Pictured above is my 11 year-old self enduring the pain that the Windham World Cup course inflicted on every racer that dared to go Zone 5 on its turf. Notice that my little index finger couldn't even reach the brakes; so I used the next best thing : two of my other fingers that were supposed to be steering my bike. My tomato-like cheeks were proof of the scorching hot conditions and the gradual grinds amplified the elements. Although I look like I was on the verge of upchucking, it has been one of my favorite courses to this day.
A lot has changed since my first World Cup experience in 2010. When I was 11, I entered the 12-34 Cat 3 Women Citizens race. You know that song, "One of These Things is Not Like the Others, One of These Things Doesn't Belong . . . ?" Standing at only four feet tall, I had to constantly assure people I was in the right category. There was no way that I was doing the quarter mile kids race after I just rode the entire race course with Georgia Gould and the Luna Chix the day before. I was obviously at the bottom of the barrel, so my parents sat me down and made sure my expectations were, let's say, realistic. All they wanted to do was protect my fragile ego and they felt that telling me that I wasn't going to win was the way to do it. As it turns out, telling me that I may get last resulted in me defying the odds. This race was a turning point for me. Oh, you're probably thinking because I won the 12-34 category as an 11 year old . . . but that wasn't it. It was the first race that I would cross the line in front of my mom. It turns out that a fragile ego was hurt that day - it just wasn't mine : ) The innocence of my early adolescence led me to believe that I was, indeed, a "World Champion" after winning. I looked at my parents with a furrowed brow as they laughed hysterically. The podium ceremony was unlike anything I had ever experienced before. I was star struck watching all the big names get bombarded with media and flashing cameras. I anxiously waited for my turn in the spotlight. The commentator's booming voice announced, "That's a wrap for our World Cup podiums. Now onto citizen podiums." People fled in every direction until the populated hillside was barren. Just me, my parents, and a few citizen competitors were left standing. Despite my height deficiency at the time, the top step put me on a level playing field with my competitors. I sheepishly put my hands up as a lonely flash emerged from my mom's point-and-shoot camera. You would have never known that thirty professional photographers were crowding the front of the stage only a few minutes earlier. I might not have been a World Champion, but my slightly less glorifying win motivated me to get to the next level.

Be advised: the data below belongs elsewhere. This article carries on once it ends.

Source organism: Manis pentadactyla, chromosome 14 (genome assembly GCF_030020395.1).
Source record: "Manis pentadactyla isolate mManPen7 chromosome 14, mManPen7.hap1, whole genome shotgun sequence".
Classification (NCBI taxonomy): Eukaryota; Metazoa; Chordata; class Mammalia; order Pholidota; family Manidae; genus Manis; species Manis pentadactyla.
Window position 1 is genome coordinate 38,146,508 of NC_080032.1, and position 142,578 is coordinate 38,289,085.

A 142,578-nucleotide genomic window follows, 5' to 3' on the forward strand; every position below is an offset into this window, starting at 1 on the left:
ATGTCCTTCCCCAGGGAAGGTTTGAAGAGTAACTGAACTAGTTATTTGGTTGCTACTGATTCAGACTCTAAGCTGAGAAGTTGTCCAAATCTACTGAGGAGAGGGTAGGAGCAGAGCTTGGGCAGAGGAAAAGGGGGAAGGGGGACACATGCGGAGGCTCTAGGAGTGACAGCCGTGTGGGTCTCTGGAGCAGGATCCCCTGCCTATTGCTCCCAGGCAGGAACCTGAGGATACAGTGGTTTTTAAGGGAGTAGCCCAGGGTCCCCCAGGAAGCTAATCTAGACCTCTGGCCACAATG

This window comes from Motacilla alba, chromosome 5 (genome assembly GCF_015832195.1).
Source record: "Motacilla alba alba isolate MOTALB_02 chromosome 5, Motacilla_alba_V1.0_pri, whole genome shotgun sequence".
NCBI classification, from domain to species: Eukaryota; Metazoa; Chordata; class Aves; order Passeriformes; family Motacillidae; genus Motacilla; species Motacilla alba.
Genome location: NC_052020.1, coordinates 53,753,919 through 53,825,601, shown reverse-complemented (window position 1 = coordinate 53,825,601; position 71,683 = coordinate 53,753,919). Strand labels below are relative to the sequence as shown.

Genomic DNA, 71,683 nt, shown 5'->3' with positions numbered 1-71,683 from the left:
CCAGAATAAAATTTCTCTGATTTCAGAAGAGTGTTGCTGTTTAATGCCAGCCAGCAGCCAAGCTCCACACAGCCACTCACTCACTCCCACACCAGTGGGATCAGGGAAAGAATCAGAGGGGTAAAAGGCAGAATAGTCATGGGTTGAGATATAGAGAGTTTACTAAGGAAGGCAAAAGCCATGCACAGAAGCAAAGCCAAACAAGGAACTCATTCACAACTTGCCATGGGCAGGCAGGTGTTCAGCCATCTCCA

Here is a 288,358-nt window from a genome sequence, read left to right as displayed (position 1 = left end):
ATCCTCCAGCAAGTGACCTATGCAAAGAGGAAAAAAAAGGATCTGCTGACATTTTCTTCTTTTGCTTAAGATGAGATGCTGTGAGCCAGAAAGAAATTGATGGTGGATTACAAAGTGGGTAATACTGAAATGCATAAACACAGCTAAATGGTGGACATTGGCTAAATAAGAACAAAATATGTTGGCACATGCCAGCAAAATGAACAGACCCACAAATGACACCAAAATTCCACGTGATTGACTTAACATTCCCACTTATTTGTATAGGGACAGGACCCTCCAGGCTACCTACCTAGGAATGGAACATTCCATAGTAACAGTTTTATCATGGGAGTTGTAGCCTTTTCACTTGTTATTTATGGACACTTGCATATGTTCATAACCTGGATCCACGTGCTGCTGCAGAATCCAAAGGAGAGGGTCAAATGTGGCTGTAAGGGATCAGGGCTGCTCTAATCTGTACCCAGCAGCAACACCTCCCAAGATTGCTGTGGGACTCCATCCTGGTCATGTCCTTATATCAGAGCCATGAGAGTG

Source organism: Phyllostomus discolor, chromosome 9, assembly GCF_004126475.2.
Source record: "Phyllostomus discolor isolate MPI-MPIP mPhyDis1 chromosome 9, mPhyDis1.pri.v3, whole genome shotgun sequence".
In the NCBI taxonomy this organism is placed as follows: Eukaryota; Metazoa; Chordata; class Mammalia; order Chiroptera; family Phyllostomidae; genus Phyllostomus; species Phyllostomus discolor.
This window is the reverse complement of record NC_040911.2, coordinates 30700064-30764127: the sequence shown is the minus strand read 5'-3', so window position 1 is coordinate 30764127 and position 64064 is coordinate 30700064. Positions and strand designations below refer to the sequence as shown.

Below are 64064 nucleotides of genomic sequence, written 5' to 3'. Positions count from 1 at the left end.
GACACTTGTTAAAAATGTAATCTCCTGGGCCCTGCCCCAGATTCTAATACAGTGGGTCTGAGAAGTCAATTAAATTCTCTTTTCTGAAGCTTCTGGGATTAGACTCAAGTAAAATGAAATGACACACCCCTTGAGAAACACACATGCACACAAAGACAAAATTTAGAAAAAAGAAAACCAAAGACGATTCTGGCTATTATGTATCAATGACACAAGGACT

Four years later, I'm 15 years old and racing in the 12-34 Cat 1 Women class. It was going to be one of the longest races I've done (4 laps, about an hour and 40 minutes), so pacing was going to be a huge factor. I lined up bright and early at 8am and took the hole shot immediately. I was actually holding back because I didn't want to burn up; so I was surprised to find that I had a big gap going into the switchback climb. I maintained my position for the first two laps; however, at the end of the second lap, I wrecked at a feature called "Kabush Falls." My foot clipped a big rock that separated the two line options and I landed at the bottom of the steep grade. My bike smacked the back of my legs so hard that they seized up, forcing me to sit on the trail for a good minute. I dented my helmet, ripped my skinsuit, and blood covered my leg. I've experienced this kind of impact before, so I knew that I needed to force myself to get back on the bike and allow my calves and hamstrings to loosen up. The tightness would only get better the longer I rode. Coming through the feed zone, no one knew if the woman ahead of me was in my class or just another pro in the field that I caught up to (because she had an odd number plate.) I felt like my pacing was pretty accurate and I pushed the climbs since I had a lot of confidence on the downhill. Unfortunately, at the end of the last lap, I crashed on a sketchy 90 degree gravel turn at the bottom of the "Mini Wall." I wasn't going too fast - I just didn't have enough strength left to maintain control. Most of the impact went to the left side of my face, scratching up my Oakleys and bruising my chin and jaw. I was horrified because I felt something rolling around in my mouth! Nervously, I spit it into my glove. Head turned and only one eye half open, I realized it was only a piece of gravel. I tasted blood but I was ecstatic that the fortune my parents spent on orthodontics was not in vain. That relief alone was enough to power me through the finish. With almost everything bleeding and aching, I rolled across the line in 3rd.
I'd say my last race of the season was a success. I felt strong and threw down some hard attacks. I would have never been this consistent without the right hydration and nutrition combo. Osmo and ProBar kept me fueled through one of the longest efforts I've done so far. If you want piece of mind when it comes to race nutrition, check out both companies and experience the benefits yourself.
Thanks to Adam Morka for the great shots!
After I wrote the article, I met many more little rippers! Here are some cool kids that I had the opportunity to hang out with at nationals!